Have you ever visited a place for the first time and felt instantly at home? Entering the white-tented compound of the Hay Festival – the annual 10-day literary (although these days it also has comedy and music) event – was like that for me.
Even though Wales is a fair old trip from Norfolk, we have made the pilgrimage west across the border to Hay-on-Wye, via Birmingham, each May for many years – and it was worth every single stop at a grubby service station toilet.
I’ve lost count of the fabulous people – well-known or not – who I have listened to and learned from over the years. They have included the hysterical Paul O’Grady, the swoon-worthy Rob Lowe (seriously, he looks just as good now as he did in the 80s) and the humbling Thomas Buergenthal, who shared haunting stories of being a young boy at Auschwitz.
I was also able to talk to, and have my book signed by, one of my green heroes, James Lovelock, originator of Gaia theory, but even if I didn’t attend a single event, the atmosphere alone would be inspiring enough (plus there is an on-site book shop).
I have my mother-in-law to thank for introducing me to it because although I knew of it, I never really thought about going until I met her. We got talking about it at our first meeting (she had been by herself that year) and made a plan to go together, just me and her – even though I had only been seeing her son for a few weeks. I remember wondering whether she would still be friends with me if the relationship didn’t work (thankfully, I didn’t have to find out).
We did go together that first time the following year and had a blast – so much so that the next year our partners wanted to come too and ever since it has been a family trip.
No matter how many times I visit, there is something special about Hay and we plan to go back when Freya is older as it has an amazing children’s programme. For this year, as I’ve seen the chaos she causes at Bounce and Rhyme in the library, we will be staying at home.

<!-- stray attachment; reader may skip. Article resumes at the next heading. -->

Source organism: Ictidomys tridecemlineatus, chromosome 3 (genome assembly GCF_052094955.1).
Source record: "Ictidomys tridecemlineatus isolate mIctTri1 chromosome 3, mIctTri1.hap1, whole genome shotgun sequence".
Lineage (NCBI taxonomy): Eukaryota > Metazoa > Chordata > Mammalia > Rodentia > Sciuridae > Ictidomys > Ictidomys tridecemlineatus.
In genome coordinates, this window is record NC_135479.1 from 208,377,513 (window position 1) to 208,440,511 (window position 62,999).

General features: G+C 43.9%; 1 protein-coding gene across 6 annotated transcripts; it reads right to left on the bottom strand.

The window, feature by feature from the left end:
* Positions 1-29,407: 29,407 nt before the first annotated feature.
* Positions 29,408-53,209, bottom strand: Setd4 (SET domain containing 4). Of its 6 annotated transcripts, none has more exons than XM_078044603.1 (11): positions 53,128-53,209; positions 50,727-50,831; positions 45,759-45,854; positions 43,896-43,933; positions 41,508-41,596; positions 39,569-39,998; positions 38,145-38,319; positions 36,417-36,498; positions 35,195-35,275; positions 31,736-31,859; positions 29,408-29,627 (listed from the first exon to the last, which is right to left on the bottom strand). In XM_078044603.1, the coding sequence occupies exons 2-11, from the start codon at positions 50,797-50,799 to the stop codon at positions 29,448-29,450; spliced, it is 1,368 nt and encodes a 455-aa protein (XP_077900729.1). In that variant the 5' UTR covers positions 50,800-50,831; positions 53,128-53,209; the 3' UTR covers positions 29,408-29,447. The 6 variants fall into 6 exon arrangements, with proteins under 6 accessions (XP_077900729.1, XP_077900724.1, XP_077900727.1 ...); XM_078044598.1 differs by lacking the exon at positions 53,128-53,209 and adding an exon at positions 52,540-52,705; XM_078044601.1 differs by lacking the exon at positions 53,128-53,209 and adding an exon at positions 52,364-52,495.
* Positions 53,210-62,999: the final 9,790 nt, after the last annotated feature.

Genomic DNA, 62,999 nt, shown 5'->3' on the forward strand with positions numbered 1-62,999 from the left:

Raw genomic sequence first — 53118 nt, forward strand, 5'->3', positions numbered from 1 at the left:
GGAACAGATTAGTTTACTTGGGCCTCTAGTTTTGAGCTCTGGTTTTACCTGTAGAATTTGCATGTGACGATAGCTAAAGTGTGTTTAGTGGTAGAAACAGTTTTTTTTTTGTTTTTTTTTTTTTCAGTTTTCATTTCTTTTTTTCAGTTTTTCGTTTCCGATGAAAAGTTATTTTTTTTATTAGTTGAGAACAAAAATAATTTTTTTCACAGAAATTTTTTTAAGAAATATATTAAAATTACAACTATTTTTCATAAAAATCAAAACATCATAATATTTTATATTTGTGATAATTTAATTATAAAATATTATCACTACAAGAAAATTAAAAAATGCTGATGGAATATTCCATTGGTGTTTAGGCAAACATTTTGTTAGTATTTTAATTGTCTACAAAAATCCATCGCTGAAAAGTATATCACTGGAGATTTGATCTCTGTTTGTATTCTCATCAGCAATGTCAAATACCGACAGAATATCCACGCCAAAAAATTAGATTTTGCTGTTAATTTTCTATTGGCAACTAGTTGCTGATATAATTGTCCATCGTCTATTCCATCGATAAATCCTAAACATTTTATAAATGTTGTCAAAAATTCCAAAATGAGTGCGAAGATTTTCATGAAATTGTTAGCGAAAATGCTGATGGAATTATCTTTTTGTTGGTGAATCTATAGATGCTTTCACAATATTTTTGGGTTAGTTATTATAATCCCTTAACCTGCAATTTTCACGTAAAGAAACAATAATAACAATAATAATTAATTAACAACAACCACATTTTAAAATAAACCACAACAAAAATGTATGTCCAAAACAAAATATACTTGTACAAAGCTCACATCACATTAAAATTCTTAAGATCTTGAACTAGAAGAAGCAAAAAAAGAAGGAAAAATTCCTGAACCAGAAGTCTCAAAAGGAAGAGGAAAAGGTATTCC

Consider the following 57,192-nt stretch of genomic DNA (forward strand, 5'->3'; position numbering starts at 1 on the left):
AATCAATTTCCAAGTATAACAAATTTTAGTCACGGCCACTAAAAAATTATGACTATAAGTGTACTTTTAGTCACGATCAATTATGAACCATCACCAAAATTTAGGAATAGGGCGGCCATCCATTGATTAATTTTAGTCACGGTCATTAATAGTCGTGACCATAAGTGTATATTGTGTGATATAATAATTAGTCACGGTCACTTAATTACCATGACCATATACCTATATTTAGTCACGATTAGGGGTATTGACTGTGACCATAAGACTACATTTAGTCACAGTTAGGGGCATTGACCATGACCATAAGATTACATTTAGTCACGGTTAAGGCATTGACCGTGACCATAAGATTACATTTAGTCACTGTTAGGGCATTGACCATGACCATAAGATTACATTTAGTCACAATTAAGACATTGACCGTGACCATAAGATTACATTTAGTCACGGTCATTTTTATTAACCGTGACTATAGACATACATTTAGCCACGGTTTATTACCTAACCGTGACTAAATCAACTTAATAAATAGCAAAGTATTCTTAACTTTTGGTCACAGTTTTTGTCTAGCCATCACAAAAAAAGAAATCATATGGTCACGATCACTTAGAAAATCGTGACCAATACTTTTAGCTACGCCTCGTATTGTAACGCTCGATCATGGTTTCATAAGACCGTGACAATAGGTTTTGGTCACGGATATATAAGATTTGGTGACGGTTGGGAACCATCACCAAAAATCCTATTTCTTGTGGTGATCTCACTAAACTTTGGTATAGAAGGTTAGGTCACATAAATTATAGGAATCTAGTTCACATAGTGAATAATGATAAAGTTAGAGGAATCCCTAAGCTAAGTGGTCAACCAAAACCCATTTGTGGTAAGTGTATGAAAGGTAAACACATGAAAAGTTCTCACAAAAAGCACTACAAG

However, that hasn’t stopped me eagerly perusing the new event guide and pondering who I would see. It’s a great line-up again including Stephen Fry, Nigel Kennedy, Texas and Kazoo Ishiguro – although I would think those tickets sold out fast.
We’ve been lucky to get in to see some of the big names in the past but I always like to include a few unknowns in terms of subject matter, and there is plenty on offer, which might take me out of my comfort zone – I think that’s part of what Hay is about. Former US president Bill Clinton apparently called it: “The Woodstock of the mind.”
Anyway, I thought I’d share my five top tips for anyone planning to visit this year’s event, which runs from May 21 -31, for the first time.
Tickets for the events are usually between £5 and £19. We only ever went for two days over the bank holiday weekend because of work and I think the maximum number of events we did in a day was five. It was very tiring though and can be a lot to digest (at least for my little brain anyway).
If you have the time, why not also take in some sights outside of the festival. There is an up to date guide to the town of Hay here (you can download PDFs) and it is within the Brecon Beacon National Park.
I was so enthralled on my first trip to Wales that I took photos of everything even remotely Welsh (and I mean everything. See!) Coming from flat old Norfolk I was also amazed, and slightly daunted, by the rolling green hills. Driving up and down them took some getting used to.
They say, if you want to write, read, but I would add “and go to Hay” on the end. You can’t fail to be encouraged by so much talent in one place. And if you simply love books, well, in my opinion, there can be no better celebration of them.
Have you ever been to Hay or are you planning to go this year for the first time? I’d love to know.